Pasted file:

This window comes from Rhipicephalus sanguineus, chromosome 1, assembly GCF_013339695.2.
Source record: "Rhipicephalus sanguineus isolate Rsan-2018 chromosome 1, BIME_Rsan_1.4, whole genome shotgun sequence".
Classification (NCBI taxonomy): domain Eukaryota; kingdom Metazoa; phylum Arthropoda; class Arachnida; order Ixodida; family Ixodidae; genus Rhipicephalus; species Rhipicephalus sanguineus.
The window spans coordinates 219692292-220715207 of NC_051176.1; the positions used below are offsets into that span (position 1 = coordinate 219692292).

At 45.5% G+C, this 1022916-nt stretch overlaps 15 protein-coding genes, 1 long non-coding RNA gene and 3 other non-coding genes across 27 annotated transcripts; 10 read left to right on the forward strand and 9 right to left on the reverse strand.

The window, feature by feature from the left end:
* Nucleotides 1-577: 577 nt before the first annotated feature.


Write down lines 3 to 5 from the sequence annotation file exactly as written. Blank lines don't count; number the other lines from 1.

Classification (NCBI taxonomy): domain Eukaryota; kingdom Metazoa; phylum Arthropoda; class Arachnida; order Ixodida; family Ixodidae; genus Rhipicephalus; species Rhipicephalus sanguineus.
The window spans coordinates 219692292-220715207 of NC_051176.1; the positions used below are offsets into that span (position 1 = coordinate 219692292).

At 45.5% G+C, this 1022916-nt stretch overlaps 15 protein-coding genes, 1 long non-coding RNA gene and 3 other non-coding genes across 27 annotated transcripts; 10 read left to right on the forward strand and 9 right to left on the reverse strand.